- 245. Gary Sheffield — See Manny Ramirez. Should be lower than Manny, but they both should be higher than Gentile lists them. Sheffield is still playing, so will likely end up with about a .290 average, 500+ HR, 1,700+ RBI, 250+ SB, and close to 3,000 hits. Obviously at that point he’ll be higher than 245th, but I think he should be already.
- 249. Eddie Plank — um, what? A 326-197 record for a .627 winning percentage. A lifetime 2.35 ERA (against a league average 2.87). A lifetime WHIP of 1.12. He completed 410 of his 529 starts. His postseason record was a hard-luck 2-5, given he posted a 1.32 ERA! Granted he’s not in the class of Johnson, Alexander, and Mathewson, but he’s in the next rung for his era — and should be far higher than 249th all-time. TSN a few years ago ranked Plank 68th overall — perhaps a bit too high, but closer to the mark than 249th.
- 253. Vada Pinson — Like Darrell Evans, an oft-forgotten and underrated player. I’m glad to see him at least this high, but I think he perhaps deserves better: .286, 2,757 hits, 256 HR, 1366 Runs, and 305 SB.
- 254. Goose Gossage — a victim of Gentile’s generally low ranking of dominant closers. I’d rate each of the great ones higher than he does.
- 260. Andre Thornton — Wow… definitely too high. His numbers: .254, 253 HR, 895 RBI, 792 Runs, 1,342 hits. And he played parts of 15 seasons. If he had only played 10 and had that career line, then maybe. But he played a long while, and only had 30+ HR three times. And its not like he was a catcher or middle infielder with power — he split his time between 1B and DH! He was only an All-Star twice, and never led the league in any important categories. There is no way he should be this high in the rankings. I won’t list all the guys that should be higher than Thornton but aren’t — there are too many.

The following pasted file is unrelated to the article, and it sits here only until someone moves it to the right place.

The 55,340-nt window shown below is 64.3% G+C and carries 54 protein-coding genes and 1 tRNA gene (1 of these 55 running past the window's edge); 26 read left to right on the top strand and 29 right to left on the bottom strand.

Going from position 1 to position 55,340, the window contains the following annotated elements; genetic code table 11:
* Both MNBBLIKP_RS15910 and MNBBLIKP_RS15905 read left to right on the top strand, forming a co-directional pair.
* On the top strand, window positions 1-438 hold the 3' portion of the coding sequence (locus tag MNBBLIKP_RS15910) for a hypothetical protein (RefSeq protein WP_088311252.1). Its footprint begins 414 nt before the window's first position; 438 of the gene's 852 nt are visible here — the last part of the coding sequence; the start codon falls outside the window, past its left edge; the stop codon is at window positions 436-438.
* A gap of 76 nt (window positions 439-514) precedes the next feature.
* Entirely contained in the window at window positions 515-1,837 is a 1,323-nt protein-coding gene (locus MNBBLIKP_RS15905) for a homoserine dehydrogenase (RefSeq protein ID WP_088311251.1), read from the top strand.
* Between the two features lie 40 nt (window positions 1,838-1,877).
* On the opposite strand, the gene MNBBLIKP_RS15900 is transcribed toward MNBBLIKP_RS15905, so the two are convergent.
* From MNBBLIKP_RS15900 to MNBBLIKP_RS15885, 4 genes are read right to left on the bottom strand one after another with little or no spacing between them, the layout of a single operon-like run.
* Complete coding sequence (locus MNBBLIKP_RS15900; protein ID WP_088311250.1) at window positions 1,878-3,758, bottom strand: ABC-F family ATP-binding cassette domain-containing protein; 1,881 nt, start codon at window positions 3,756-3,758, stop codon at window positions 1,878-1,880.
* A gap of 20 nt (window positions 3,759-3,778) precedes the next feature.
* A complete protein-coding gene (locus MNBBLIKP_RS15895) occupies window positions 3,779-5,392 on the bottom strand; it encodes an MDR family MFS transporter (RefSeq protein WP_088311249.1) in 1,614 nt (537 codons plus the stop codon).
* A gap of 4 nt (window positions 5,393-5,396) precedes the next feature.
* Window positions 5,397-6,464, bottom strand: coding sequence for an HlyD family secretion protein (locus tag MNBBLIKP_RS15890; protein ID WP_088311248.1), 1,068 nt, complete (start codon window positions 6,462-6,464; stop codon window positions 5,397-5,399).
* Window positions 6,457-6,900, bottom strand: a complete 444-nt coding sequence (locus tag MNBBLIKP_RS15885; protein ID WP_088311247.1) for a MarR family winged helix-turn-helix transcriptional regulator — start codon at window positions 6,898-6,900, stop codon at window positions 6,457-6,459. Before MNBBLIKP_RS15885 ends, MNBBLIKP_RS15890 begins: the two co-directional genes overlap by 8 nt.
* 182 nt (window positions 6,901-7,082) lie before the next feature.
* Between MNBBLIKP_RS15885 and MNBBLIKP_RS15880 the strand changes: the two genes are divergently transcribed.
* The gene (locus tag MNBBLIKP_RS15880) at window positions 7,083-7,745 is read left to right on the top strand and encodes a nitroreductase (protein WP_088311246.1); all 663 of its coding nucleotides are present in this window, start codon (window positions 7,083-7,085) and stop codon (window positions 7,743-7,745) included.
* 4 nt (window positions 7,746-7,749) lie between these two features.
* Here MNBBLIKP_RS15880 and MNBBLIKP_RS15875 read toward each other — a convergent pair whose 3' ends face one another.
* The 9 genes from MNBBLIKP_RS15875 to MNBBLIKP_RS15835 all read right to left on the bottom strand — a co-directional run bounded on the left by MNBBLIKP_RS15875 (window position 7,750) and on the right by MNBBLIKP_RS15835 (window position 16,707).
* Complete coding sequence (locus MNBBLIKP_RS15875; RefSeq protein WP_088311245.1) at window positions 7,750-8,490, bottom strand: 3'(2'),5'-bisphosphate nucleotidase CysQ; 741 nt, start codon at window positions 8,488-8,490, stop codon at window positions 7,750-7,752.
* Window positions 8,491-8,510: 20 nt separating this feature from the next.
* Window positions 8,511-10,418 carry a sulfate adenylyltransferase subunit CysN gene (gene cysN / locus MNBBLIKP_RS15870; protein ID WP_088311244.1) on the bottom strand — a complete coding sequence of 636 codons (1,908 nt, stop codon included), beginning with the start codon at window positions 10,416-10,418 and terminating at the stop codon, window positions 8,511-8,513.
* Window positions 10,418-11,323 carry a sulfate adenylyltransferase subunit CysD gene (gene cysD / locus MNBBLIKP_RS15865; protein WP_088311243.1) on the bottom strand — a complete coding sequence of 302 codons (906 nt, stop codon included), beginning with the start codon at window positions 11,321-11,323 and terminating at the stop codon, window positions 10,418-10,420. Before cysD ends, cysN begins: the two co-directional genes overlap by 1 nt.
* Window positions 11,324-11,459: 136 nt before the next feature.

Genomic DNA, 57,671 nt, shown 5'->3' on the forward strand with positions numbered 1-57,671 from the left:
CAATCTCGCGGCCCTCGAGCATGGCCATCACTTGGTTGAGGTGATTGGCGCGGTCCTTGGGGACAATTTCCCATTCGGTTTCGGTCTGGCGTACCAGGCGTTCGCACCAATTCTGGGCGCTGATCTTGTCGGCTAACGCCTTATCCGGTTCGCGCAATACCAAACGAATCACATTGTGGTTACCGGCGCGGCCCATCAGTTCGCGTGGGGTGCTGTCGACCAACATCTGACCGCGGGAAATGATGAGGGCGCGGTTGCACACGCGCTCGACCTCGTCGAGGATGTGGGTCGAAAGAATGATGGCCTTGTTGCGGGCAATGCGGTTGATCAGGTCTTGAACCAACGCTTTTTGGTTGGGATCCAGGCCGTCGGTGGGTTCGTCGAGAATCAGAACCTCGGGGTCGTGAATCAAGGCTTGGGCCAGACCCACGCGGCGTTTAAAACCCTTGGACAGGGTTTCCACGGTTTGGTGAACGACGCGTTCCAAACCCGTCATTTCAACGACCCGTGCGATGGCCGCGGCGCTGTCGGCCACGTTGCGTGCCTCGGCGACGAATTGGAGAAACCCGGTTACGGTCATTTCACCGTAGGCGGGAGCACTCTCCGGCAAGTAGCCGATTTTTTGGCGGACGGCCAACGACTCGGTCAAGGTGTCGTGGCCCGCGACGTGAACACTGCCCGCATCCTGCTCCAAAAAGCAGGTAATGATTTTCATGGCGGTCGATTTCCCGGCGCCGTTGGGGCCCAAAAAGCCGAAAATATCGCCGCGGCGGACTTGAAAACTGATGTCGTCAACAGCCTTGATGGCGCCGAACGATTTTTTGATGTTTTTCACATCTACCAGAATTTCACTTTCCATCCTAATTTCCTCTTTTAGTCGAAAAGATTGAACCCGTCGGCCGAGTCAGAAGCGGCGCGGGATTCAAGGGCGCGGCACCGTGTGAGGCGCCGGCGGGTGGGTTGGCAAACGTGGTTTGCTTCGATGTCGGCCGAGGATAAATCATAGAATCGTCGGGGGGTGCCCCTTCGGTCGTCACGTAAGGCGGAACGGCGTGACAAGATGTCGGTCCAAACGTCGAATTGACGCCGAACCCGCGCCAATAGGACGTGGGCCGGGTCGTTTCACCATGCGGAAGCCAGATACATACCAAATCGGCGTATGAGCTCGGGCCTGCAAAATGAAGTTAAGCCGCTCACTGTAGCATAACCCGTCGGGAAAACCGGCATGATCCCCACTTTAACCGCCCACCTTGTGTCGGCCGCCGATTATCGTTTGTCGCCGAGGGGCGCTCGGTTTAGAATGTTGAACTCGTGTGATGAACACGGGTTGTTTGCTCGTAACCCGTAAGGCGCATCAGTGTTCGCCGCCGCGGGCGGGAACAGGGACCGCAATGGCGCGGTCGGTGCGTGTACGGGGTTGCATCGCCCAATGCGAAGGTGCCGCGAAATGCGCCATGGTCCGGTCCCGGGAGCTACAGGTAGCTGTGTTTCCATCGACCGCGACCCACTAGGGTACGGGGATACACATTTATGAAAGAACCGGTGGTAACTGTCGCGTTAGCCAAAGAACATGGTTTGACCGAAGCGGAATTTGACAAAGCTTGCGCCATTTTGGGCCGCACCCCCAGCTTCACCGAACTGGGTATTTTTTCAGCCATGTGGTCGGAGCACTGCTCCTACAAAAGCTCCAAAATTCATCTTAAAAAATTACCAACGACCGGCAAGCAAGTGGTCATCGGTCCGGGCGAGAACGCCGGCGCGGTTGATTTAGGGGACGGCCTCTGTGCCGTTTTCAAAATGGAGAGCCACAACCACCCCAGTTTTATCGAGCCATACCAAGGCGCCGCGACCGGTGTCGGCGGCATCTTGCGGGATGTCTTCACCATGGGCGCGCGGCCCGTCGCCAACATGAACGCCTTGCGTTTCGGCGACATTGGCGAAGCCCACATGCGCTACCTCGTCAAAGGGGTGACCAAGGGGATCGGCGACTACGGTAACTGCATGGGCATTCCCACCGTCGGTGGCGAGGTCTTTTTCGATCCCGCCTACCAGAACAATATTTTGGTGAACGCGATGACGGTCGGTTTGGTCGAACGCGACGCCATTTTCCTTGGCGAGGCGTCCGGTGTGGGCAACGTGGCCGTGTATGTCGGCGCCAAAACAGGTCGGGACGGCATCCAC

- 262. Dwight Evans — But I gotta list this one. See, this is what I mean. How is Thornton higher than Evans, or even anywhere close to him in the list? Dwight’s numbers: .272, 385 HR, 2,446 hits, 1,384 RBI, 1,470 Runs, 8 Gold Gloves in the OF. Even leaving aside the comparison with Thornton, Evans should be up closer to Murphy, Dawson, Rice, and similar others, not down in this mid-200s range.
- 269. Bert Blyleven and 271. Early Wynn. — Again, not enough credit is being given to starting pitchers here. Wynn was ranked 100th by TSN in 1998.
- 274. Randy Johnson — Speaking of which, holy-cow man! The dominating Randy Johnson only comes in at 274th? He has led the league in strikeouts nine times, and is second all-time. He led the league in ERA four times. He won 20 games or more 3 times, and won 19 games 3 times. A ten-time All-Star, and most of all a five-time Cy Young Award winner? He should be in the top-100 at this point. What the heck?
- 290. Old Hoss Radbourn — It is admittedly tough to rank the early pitchers. Radbourn played from 1880-1891, and he had two mind-boggling seasons in particular. In 1883 he went 48-25, and then in 1884 he agreed to pitch most of the second half of the season and went 59-12 (with a 1.38 ERA). He is often described as having gotten burned out after that, though he managed to win 20+ in five more seasons and end up with a 309-195 record. I gotta rank him higher than 290th… I mean, Gentile has Jay Bell ranked 289th!
- 292. Ralph Kiner — Really? Someone who dominated his time, winning seven consecutive HR titles? He ended up hitting .279, with 369 HR, and .398 OBP. And that puts him just one spot ahead of Tony Fernandez (293), and again, well behind Andre Thornton? And TSN ranked him 90th all-time, perhaps a bit high, but closer to the mark than this 292nd appearance.
Again, not commenting on a player above doesn’t mean I necessarily liked the spot Gentile put him at in the ranking — I had to be selective otherwise this would go on forever.
Stay tuned for the next batch!